The program I developed uses behavior modification and positive reinforcement. The patient feels so proud to have ceased the habit once and for all! I feel the success of this program will empower the patients to control many obstacles in their lives that feel good, but they know is wrong for them. As a dental hygienist, I know the value of proactive therapy.


Before and after three months of cosmetic muscle toning therapy

Some interesting statistics, which will motivate you to learn more about the field of habit elimination therapy, are from Rosemarie A. Van Norman5, an expert in the field of thumb sucking:

  • 60% of malocclusion is caused by prolonged digit sucking
  • 10% of 6-11 year olds suck
  • 85% of digit suckers exhibit an open bite
  • Open bites many times lead to TMD due to laterally shifting of the jaw in order to chew
  • 49.9% of orthognathic surgery patients experience an open bite relapse
  • 59% of digit suckers experience atypical root resorption
  • 40% of digit suckers had learning and behavior problems in school

• The mini-myo program for the young child — Many times, young children can benefit from doing exercises to develop positive growth factors and eliminate negative growth pressures. The young child program has to be fun and fast to avoid burnout and disinterest. Because the bones are soft, the changes can be remarkably fast. I use a variety of rewards and behavior modification techniques. Parental support at home is essential.

Many oral motor exercises are done to achieve symmetry and control of saliva and the tongue. The young child program lasts about three to six months and can result in a major life-enhancing change.

The goals of the mini-myo program are:

  • Encourage nasal breathing
  • Develop a lip seal
  • Implement a palatal tongue rest posture
  • Encourage bilateral chewing
  • Work on proper sleep posture as well as eating posture
  • Introduce the “:bite, sip, and swallow back” motion
  • Keep hands and objects away from the face

• Orofacial myofunctional therapy — This is my standard program for children and adults. It consists of a yearlong program of therapy exercises of the facial muscles and includes:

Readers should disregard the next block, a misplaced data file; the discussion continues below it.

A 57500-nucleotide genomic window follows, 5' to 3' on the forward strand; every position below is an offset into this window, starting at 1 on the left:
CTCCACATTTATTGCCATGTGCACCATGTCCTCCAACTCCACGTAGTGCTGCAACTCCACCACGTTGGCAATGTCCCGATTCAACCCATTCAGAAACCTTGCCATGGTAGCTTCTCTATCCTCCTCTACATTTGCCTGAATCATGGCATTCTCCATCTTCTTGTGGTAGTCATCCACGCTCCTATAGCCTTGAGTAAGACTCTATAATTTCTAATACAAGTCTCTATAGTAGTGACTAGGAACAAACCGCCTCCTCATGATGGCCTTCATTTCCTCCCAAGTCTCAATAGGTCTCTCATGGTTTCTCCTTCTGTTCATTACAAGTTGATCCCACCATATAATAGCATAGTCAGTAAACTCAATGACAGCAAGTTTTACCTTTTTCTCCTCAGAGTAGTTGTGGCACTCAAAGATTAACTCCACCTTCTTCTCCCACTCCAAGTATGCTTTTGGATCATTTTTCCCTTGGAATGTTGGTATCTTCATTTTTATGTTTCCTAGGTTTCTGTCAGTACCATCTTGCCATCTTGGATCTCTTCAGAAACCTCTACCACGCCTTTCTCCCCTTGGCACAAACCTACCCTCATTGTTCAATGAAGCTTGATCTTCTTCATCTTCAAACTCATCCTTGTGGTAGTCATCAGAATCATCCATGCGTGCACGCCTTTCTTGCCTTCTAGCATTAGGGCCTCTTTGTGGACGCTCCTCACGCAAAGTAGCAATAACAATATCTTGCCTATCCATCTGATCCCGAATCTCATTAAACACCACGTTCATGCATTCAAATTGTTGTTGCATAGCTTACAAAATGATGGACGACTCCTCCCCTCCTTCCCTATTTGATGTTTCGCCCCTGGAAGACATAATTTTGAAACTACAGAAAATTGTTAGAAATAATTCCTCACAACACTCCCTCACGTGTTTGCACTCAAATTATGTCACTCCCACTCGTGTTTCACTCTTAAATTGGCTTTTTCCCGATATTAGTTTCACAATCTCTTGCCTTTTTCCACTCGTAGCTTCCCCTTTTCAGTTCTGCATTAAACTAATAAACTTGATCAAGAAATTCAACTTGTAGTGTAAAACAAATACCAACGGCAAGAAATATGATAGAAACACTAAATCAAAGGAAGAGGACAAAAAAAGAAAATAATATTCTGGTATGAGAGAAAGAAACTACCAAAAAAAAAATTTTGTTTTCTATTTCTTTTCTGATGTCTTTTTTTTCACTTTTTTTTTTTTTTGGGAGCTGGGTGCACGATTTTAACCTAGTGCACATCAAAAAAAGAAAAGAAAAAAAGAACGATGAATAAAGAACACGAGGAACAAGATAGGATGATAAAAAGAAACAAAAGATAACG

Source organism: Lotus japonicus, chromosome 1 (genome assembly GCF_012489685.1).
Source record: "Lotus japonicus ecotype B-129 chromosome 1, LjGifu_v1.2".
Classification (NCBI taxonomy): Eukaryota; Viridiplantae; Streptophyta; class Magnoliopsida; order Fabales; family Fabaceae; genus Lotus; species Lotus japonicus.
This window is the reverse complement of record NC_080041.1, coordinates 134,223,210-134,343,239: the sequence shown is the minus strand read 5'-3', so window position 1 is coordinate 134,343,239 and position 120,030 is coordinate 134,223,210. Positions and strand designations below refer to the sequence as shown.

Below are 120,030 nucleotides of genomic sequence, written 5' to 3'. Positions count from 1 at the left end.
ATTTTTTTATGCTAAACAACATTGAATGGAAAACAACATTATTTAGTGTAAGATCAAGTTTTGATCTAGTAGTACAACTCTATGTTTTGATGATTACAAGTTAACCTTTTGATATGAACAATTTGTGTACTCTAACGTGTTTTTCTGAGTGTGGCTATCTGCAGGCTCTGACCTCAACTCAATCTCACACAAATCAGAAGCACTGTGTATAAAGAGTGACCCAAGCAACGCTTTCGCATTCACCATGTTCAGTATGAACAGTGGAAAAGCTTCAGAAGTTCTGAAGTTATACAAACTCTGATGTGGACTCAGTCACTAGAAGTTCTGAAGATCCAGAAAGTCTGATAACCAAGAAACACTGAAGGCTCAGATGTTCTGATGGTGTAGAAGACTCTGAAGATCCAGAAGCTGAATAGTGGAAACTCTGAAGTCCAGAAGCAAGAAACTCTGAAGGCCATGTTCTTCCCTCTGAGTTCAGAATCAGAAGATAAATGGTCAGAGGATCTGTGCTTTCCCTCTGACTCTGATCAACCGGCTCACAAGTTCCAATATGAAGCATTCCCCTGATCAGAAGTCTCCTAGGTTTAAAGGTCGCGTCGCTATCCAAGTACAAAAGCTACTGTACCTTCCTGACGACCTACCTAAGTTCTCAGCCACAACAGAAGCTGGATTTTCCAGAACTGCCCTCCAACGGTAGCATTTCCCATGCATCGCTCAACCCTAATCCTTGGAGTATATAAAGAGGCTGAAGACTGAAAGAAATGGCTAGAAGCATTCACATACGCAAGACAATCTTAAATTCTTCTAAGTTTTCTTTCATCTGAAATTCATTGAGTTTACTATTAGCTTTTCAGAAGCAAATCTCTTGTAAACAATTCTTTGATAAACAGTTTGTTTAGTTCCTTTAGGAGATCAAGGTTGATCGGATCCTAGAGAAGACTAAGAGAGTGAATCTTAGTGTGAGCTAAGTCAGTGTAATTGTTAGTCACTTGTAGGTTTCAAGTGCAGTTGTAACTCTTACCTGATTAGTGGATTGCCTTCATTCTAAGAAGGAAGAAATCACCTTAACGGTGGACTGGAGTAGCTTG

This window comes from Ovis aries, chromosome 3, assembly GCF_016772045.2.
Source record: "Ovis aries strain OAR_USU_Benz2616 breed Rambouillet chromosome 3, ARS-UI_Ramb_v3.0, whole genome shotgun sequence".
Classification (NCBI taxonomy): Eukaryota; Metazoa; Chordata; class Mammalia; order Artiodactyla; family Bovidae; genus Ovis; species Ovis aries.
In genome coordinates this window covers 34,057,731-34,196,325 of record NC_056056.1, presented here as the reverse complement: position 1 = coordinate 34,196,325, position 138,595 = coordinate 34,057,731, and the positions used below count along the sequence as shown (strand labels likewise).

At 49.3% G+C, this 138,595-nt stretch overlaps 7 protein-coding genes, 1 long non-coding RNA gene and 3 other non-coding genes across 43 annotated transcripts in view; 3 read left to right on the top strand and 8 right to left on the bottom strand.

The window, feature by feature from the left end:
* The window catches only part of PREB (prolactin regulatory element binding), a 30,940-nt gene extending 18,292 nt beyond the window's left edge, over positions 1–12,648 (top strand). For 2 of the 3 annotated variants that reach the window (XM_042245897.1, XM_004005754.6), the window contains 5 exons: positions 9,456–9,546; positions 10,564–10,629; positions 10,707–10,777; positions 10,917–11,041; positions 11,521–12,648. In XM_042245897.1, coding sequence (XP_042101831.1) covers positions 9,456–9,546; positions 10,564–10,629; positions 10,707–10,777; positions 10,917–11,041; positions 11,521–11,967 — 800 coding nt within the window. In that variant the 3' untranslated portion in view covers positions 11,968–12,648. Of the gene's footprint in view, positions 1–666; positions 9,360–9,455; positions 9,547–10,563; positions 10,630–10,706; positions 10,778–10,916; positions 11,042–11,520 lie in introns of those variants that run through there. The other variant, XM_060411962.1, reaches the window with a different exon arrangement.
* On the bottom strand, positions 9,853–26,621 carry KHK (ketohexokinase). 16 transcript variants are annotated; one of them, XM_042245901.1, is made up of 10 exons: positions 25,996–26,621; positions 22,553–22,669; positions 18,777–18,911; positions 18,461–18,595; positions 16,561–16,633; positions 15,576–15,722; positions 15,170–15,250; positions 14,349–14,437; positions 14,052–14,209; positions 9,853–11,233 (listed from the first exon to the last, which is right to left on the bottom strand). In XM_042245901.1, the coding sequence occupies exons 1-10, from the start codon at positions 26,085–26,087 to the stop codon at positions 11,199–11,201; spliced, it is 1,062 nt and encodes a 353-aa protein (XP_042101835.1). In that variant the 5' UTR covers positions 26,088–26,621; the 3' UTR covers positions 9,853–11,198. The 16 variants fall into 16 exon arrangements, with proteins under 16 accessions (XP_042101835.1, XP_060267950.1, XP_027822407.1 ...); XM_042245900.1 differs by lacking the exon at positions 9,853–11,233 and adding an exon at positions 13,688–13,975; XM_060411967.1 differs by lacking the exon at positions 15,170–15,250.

• Noxious habit elimination
  • Teach nasal cleansing and nasal breathing
  • Many different muscle therapy exercises to stretch, tone, and develop proper neuromuscular proprioception of the facial muscles
  • Introduce the proper chewing and swallowing patterns
  • Develop proper head and neck posture
  • Habituation of the new patterns.

The first eight weeks of treatment are the most intensive period, followed by habituation of the new pattern.

• TMD and special needs therapy — These patients need an individualized program based on their physical limitations, pain factors, and ability to cooperate. I will always determine a specific treatment plan for the best result possible. The goals are the same as the other programs, but the methods are customized for the ability of the patient to perform. Special needs patients include those with autism, cerebral palsy, Down syndrome, chronic TMD caused by habits, attention deficit disorder, Bell's palsy, and sleep apnea.

These patients are scheduled on a per appointment basis and I take them as far as possible. I make no promises due to the compliance limitations. The patients really appreciate the help that no other specialty has been able to provide.

• Cosmetic muscle toning for facial fitness — There are more than 40 facial muscles which are different from other muscles in the body because they are all interconnected. Also, the facial muscles are the only muscles in your body that are attached to the skin. This allows for facial expression. What affects one muscle will affect others. I feel that this type of treatment will be the way of the future for orofacial myofunctional therapists.